“Perhaps my less than rudimentary knowledge of marketing was my real problem. After all, in all my years of growing baby trout – sales by now approaching 100 million fish – I had never advertised or even phoned anybody in an effort to sell them. The farming fraternity seemed to know who we were, and where to find us – and they came to us. I appreciate that may sound immodest, but it’s how it was,” Haldane explains.

Changing tastes

One of the defining features of trout farming since the turn of the millennium has been the move from portion-sized trout to ones that are large enough to fillet – an era heralded by the arrival of Dawnfresh, a company that began farming trout in Loch Etive (which is a sea loch) in 2006 and grew to four sites on the loch.

“The market quickly moved from portion-sized trout to fillet-sized trout of 3-4 kilos. I’m amazed that growing large trout on a large scale didn’t take place sooner. I suppose the obvious answer was the lack of available fresh water supplies. When it was shown that, once grown to a suitable size, trout adapted readily to a salt water environment – at one time a seemingly limitless supply of which surrounds the UK, they could follow their perceived-to-be-nobler cousins – and have now gone down the salmon route,” Haldane reflects.

“What this, of course, did was to cut the demand for fingerlings by a factor of ten. At our peak, annual production at Frandy was 10 million 5 g trout. It now produces half a million 100 g fish,” he explains.

Harvesting trout at one of Dawnfresh's sites in Loch Etive

Dawnfresh became one of Haldane's key customers

Haldane not only supplied companies such as Dawnfresh directly with special salt-acclimatised fry but also leased them three of his sites – Frandy, St Mungo’s and Templeton – which provided the juvenile fish for their marine farms.

Looking ahead

The future of Scotland’s trout farming sector is far from secure, following Dawnfresh – the UK’s largest trout producer – going into administration earlier this year.

“The jury is out over what’s going to happen in the next few months with the sale of Dawnfresh. My guess is that, as salmon farmers have very deep pockets, they will get it if they want it,” Haldane ventures.

Other issues include the increased incidence of dry spells – which mean a more regular need for trout farmers to aerate their ponds – and the falling popularity of angling, and therefore the contraction of the restocking market.

Frandy in the freeze-up of early 1987

Dick’s elder son Adrian, aged 12 at the time, later spent a couple of years working at both Westmill and Frandy, before deciding that fish farming was not for him.

“Fishing is becoming an old man’s game,” Haldane reflects. “So we’ll be converting more and more back to producing grown-ons rather than restocking.”

Abiding memories

Looking back over the last 50 years Haldane reflects that “the big financial success came from buying Westmill, because it gave us a quantum leap in turnover – from £250,000 to over £1 million very quickly.”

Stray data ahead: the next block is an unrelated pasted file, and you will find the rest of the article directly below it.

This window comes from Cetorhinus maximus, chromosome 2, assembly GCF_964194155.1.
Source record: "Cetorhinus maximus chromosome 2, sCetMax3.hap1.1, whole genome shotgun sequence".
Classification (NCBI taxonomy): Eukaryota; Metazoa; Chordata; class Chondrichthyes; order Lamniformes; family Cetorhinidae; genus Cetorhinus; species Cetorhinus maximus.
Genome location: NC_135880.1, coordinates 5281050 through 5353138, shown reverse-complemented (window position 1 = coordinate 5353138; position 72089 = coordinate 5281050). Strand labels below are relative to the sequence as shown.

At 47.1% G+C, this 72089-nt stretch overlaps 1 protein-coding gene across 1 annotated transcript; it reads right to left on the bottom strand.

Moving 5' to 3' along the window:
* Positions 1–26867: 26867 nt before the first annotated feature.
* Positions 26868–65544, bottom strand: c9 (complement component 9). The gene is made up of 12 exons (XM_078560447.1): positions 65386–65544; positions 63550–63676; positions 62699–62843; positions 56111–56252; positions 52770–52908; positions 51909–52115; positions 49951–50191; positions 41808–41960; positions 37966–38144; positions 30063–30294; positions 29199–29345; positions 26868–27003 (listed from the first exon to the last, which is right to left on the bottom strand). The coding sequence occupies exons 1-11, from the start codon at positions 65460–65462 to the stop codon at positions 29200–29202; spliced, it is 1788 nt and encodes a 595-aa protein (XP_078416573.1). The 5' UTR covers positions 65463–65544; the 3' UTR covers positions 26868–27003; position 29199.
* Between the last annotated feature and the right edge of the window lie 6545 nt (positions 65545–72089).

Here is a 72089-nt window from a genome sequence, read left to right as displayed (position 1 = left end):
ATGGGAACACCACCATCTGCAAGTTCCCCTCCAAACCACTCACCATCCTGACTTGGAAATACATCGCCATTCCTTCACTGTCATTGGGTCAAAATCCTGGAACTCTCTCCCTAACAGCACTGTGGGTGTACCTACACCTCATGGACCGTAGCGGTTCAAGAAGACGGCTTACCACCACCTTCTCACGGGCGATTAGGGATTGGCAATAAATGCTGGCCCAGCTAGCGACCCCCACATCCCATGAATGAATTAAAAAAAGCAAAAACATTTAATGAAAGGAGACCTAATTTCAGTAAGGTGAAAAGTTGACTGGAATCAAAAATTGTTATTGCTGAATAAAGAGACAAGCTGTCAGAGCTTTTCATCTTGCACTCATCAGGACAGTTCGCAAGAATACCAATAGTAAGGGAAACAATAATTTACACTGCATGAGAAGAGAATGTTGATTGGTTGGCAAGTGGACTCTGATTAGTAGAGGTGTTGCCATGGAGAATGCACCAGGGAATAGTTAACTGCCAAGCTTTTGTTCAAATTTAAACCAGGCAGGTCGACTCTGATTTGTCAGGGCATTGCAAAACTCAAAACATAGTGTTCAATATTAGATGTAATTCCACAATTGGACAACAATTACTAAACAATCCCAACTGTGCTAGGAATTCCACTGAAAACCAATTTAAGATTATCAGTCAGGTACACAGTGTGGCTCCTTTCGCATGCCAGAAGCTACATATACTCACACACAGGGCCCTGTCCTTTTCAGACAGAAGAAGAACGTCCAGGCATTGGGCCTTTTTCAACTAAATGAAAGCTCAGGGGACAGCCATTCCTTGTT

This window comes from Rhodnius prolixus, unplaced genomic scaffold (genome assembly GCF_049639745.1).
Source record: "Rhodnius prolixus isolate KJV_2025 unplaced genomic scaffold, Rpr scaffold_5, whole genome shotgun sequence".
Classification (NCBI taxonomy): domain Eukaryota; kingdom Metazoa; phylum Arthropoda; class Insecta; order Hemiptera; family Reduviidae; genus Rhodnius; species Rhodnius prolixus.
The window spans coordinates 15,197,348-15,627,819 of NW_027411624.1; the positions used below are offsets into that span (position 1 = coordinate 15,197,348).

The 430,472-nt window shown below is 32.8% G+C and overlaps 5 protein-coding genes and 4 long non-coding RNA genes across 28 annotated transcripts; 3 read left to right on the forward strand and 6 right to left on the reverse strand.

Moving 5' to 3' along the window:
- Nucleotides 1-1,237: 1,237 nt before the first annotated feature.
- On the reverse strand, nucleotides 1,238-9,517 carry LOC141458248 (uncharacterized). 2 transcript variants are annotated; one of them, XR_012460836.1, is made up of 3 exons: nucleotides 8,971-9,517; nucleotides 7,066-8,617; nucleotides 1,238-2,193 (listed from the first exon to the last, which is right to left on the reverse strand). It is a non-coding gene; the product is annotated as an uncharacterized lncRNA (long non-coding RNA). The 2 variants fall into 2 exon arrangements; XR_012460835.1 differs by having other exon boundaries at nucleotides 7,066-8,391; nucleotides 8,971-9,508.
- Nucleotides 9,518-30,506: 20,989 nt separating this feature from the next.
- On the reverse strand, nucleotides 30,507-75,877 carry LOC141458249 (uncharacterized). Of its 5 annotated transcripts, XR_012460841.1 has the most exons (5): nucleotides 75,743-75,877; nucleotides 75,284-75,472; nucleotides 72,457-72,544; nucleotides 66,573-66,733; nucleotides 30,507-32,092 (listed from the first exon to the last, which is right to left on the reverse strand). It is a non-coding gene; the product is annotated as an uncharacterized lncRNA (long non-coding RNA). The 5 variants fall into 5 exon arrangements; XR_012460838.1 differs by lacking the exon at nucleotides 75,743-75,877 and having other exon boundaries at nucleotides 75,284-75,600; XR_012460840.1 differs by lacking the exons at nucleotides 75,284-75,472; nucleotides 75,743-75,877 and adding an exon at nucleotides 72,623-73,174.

“The very early days were also, I suppose, a success. My father told me to forget about being a trout farmer as quickly as I’d thought of it, but after he saw the breakthrough of the fingerling farm he soon became even more enthusiastic than I was. But I still maintain this was luck – it wasn’t me being particularly clever,” he reflects.

First salmon parr arriving at the only-just completed Fossoway farm, in 1988

Outside of farming he speaks with great enthusiasm of long distance running – and, in particular, of a 15 week, eight time-zone 11,000 km relay race from Vladivostok to St Petersburg which he organised in 2005 to raise money for Russian orphanages. Having himself completed nearly 600 km of the run, he flew down to Moscow, stopping off to run its annual marathon on his way home.

Not only did it raise nearly £1 million and earn him an MBE, (ordinary Member of the extraordinary order of the British Empire), but it was also praised by the – then relatively new – Russian president, Vladimir Putin. The framed telegram from the Kremlin may no longer hang in pride of place.

Unfortunately, the trout sector hasn’t managed to mirror the meteoric rise of the salmon sector in the time Haldane’s been farming. However, he sees this as being largely inevitable – due in part to the limited availability of fresh water; in part to the comparatively modest standing of trout compared to salmon in the eyes of the consumer; and in part due to the fairly consistently high profit margins of the salmon sector.

“It’s one of the reasons we went into salmon farming in 1987, and did it for eight or nine years but we came out at just the wrong moment and sold the company, my share being 7p,” he chuckles.

While the fate of the trout sector might be in the balance Haldane believes there’s still scope for growth.

“There’s no doubt there’s a future for companies such as Kames and Dawnfresh. And if there’s a future for them then there’s a future for us,” he asserts.

However, whether the next phase occurs under Haldane’s continued supervision remains to be seen, and he points to the fact that he’s not getting any younger.

Indeed, back in 2008, when Cloan first let all four of its farms and hatcheries to Dawnfresh, Haldane assumed he had effectively retired from fish farming. And, being relatively youthful and fit he immediately launched out on a totally new occupation, the breeding of pedigree Highland cattle. With no employees and only occasional help from local farmers, he and his wife Jenny, the latter only 18 months his junior, now have a fold of over 50 beasts, with its annual crop of 20-plus calves expected in March and April next year.

So, now in his 76th year, Haldane is not exactly idle. And – as he finds his Highlanders rather more loveable than his trout – he might not be averse to an offer for Cloan, or handing over to someone who wants to take a significant stake in the business.